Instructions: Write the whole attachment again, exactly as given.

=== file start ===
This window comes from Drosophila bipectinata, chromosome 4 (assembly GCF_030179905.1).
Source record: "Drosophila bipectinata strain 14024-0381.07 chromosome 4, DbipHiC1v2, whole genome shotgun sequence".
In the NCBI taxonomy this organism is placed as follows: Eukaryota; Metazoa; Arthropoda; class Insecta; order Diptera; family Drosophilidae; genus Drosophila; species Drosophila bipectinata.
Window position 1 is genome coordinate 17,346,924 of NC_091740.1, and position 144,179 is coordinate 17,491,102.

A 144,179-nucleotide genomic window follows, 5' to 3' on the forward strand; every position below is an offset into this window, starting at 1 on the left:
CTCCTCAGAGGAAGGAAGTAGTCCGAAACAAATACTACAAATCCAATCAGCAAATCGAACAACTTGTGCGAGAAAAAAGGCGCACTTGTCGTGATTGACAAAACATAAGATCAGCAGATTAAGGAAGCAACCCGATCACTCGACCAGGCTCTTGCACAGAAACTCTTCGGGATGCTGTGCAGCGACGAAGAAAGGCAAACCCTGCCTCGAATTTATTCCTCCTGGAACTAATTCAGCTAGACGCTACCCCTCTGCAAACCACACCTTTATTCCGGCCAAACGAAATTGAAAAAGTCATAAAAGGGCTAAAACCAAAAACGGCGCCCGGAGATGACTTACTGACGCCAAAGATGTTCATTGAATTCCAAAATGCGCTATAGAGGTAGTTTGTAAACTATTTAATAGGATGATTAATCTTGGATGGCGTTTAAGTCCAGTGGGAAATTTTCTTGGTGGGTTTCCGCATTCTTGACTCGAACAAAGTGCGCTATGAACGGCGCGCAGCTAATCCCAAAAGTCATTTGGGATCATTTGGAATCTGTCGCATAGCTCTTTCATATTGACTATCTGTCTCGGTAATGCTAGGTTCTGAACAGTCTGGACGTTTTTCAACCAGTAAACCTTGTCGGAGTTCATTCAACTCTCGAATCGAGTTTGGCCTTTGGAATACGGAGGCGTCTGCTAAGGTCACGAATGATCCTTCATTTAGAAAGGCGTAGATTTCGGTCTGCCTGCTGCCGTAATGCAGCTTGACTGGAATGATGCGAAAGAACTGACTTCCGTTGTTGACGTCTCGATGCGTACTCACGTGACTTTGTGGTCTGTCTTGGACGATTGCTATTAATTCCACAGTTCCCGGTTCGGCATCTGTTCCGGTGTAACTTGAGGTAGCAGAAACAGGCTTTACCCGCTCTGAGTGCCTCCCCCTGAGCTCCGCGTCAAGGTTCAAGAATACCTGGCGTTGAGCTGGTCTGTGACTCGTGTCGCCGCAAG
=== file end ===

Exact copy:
This window comes from Drosophila bipectinata, chromosome 4 (assembly GCF_030179905.1).
Source record: "Drosophila bipectinata strain 14024-0381.07 chromosome 4, DbipHiC1v2, whole genome shotgun sequence".
In the NCBI taxonomy this organism is placed as follows: Eukaryota; Metazoa; Arthropoda; class Insecta; order Diptera; family Drosophilidae; genus Drosophila; species Drosophila bipectinata.
Window position 1 is genome coordinate 17,346,924 of NC_091740.1, and position 144,179 is coordinate 17,491,102.

A 144,179-nucleotide genomic window follows, 5' to 3' on the forward strand; every position below is an offset into this window, starting at 1 on the left:
CTCCTCAGAGGAAGGAAGTAGTCCGAAACAAATACTACAAATCCAATCAGCAAATCGAACAACTTGTGCGAGAAAAAAGGCGCACTTGTCGTGATTGACAAAACATAAGATCAGCAGATTAAGGAAGCAACCCGATCACTCGACCAGGCTCTTGCACAGAAACTCTTCGGGATGCTGTGCAGCGACGAAGAAAGGCAAACCCTGCCTCGAATTTATTCCTCCTGGAACTAATTCAGCTAGACGCTACCCCTCTGCAAACCACACCTTTATTCCGGCCAAACGAAATTGAAAAAGTCATAAAAGGGCTAAAACCAAAAACGGCGCCCGGAGATGACTTACTGACGCCAAAGATGTTCATTGAATTCCAAAATGCGCTATAGAGGTAGTTTGTAAACTATTTAATAGGATGATTAATCTTGGATGGCGTTTAAGTCCAGTGGGAAATTTTCTTGGTGGGTTTCCGCATTCTTGACTCGAACAAAGTGCGCTATGAACGGCGCGCAGCTAATCCCAAAAGTCATTTGGGATCATTTGGAATCTGTCGCATAGCTCTTTCATATTGACTATCTGTCTCGGTAATGCTAGGTTCTGAACAGTCTGGACGTTTTTCAACCAGTAAACCTTGTCGGAGTTCATTCAACTCTCGAATCGAGTTTGGCCTTTGGAATACGGAGGCGTCTGCTAAGGTCACGAATGATCCTTCATTTAGAAAGGCGTAGATTTCGGTCTGCCTGCTGCCGTAATGCAGCTTGACTGGAATGATGCGAAAGAACTGACTTCCGTTGTTGACGTCTCGATGCGTACTCACGTGACTTTGTGGTCTGTCTTGGACGATTGCTATTAATTCCACAGTTCCCGGTTCGGCATCTGTTCCGGTGTAACTTGAGGTAGCAGAAACAGGCTTTACCCGCTCTGAGTGCCTCCCCCTGAGCTCCGCGTCAAGGTTCAAGAATACCTGGCGTTGAGCTGGTCTGTGACTCGTGTCGCCGCAAG